Budget VED changes to impact on used car market, says Manheim
For new cars, the new VED system will see duty in the first year set according to emissions, with zero emissions models not paying anything whilst the highest emitting models will pay £2,000. The system is similar to the current set-up but has been updated to take into account new technologies.
However, the system after the first year will see radical changes, with three duty bands – zero emission, standard and premium. Zero emission cars will continue to qualify for zero road tax band but any car emitting over 0g/km will attract a charge of £140 a year. In addition, premium models that cost more than £40,000 to buy new will require a £310 supplement on top of the £140 standard rate for the first five years.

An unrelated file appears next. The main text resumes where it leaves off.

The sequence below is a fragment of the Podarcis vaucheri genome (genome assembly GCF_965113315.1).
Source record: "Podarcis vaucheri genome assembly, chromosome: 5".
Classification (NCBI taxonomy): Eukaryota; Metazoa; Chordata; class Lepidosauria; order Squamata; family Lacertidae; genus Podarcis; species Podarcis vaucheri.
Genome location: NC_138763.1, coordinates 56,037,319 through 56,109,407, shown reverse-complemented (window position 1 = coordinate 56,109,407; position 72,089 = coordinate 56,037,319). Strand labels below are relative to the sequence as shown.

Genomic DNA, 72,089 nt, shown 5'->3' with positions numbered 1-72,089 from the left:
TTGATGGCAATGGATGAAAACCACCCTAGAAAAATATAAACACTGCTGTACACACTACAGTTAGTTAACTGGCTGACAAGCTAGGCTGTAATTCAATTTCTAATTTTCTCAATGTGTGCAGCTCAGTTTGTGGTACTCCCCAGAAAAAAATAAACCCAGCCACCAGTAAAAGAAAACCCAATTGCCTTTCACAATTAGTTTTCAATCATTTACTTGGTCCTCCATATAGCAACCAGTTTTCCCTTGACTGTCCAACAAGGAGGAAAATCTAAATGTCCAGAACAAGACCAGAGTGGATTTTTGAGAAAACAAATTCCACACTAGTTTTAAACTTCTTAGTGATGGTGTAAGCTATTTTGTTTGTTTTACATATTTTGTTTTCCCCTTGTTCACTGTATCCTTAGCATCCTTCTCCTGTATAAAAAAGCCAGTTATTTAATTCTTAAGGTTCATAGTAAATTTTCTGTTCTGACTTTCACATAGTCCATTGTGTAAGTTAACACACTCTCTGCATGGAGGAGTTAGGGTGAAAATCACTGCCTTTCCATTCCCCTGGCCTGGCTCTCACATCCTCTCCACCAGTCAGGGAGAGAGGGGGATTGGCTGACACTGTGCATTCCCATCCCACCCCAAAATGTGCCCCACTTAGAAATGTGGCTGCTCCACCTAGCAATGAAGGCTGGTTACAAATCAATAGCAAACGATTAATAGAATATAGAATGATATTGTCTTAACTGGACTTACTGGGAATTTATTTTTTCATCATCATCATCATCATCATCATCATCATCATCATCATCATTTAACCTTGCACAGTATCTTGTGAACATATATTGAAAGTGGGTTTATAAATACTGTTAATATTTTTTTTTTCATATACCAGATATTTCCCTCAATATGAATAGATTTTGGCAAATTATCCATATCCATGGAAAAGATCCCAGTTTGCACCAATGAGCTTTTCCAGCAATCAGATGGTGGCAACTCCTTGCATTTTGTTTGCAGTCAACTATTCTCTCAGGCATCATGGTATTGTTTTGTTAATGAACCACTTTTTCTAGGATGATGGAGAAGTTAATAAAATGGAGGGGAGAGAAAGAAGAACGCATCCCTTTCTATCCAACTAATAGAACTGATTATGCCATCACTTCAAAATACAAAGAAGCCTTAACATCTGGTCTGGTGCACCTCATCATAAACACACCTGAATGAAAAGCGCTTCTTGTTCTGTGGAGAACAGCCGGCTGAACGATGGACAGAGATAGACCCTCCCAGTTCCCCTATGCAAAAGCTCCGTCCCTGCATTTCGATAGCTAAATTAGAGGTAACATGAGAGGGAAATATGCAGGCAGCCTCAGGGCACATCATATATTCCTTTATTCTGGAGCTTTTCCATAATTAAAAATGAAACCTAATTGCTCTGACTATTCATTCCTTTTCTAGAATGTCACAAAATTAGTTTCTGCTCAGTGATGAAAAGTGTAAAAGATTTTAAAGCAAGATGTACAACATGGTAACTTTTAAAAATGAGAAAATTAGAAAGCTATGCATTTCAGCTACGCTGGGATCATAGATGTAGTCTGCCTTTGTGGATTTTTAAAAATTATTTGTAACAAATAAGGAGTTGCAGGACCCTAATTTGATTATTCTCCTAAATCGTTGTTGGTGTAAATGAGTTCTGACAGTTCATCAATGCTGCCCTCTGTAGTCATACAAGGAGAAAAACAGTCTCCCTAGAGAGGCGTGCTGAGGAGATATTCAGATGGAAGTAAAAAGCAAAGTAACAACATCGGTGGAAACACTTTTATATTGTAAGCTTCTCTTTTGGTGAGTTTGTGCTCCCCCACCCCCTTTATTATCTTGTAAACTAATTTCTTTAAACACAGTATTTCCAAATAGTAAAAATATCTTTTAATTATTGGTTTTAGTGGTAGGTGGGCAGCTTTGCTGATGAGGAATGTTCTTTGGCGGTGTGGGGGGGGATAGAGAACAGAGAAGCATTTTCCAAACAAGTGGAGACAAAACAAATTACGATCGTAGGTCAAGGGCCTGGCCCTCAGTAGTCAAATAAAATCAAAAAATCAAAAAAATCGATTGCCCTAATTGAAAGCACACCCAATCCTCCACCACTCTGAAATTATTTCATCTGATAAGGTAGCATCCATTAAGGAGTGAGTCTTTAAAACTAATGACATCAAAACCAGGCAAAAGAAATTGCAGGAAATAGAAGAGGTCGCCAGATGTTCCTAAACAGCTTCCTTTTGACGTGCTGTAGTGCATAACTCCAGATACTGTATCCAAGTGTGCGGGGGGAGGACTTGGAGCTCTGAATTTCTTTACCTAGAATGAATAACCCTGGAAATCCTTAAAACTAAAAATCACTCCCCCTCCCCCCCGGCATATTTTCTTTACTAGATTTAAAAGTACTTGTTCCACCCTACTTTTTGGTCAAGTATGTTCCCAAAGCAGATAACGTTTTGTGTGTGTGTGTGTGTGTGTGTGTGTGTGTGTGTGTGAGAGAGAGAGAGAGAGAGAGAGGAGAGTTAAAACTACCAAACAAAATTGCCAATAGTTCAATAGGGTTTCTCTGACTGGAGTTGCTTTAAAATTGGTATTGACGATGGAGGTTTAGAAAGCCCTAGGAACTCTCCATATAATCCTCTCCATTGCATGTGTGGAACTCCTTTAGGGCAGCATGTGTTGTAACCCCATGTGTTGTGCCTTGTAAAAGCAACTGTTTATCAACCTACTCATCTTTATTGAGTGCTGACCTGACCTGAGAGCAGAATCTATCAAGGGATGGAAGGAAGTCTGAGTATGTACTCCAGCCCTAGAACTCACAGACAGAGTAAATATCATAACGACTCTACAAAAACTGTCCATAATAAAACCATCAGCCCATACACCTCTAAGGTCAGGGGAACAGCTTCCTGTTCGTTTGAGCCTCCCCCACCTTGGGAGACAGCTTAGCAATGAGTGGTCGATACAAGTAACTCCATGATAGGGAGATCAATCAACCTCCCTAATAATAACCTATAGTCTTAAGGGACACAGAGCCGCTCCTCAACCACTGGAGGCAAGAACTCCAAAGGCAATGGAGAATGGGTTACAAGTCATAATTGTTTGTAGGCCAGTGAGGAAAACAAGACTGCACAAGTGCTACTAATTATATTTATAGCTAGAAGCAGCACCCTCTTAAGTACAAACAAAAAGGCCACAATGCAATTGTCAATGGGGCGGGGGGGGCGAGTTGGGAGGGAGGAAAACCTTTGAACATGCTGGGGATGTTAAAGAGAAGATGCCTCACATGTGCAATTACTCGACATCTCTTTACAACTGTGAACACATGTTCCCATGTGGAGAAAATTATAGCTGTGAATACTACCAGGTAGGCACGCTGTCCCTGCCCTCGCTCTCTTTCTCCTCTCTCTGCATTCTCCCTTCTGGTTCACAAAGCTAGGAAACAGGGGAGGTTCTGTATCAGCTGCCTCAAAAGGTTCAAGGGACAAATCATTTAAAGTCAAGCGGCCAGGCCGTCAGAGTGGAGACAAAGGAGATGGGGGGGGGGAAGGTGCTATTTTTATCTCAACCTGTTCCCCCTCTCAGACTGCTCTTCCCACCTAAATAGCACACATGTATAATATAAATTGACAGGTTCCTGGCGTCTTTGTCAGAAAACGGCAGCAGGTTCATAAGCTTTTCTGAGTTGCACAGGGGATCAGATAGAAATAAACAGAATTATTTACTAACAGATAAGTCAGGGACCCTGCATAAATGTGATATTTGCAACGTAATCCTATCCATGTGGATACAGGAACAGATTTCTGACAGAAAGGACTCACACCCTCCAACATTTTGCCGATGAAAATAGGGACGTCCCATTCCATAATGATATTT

Michael Buxton, CEO of Manheim UK, said: “As the VED changes announced by the Chancellor do not affect new vehicles until 2017, the changes should not impact the used vehicle market for the next two years.
“However, once the first new vehicles affected by the changes enter the used market, the £310 supplement for cars with a list price of £40,000 or more when new could be a significant consideration for trade and private buyers. Premium, low emissions models that currently incur annual VED of £20 or £30 could see that leap to £450 per year.
“In fact, the annual VED bill for any car costing over £40,000 with CO2 emissions up to 185g/km will at least double from 2017, compared to current rates.
“Given the nature of the premium vehicle market, it is likely that the annual £310 supplement – payable for five years after the first year of registration – will not just affect the car's first owner, but in many cases its second and third owners, too.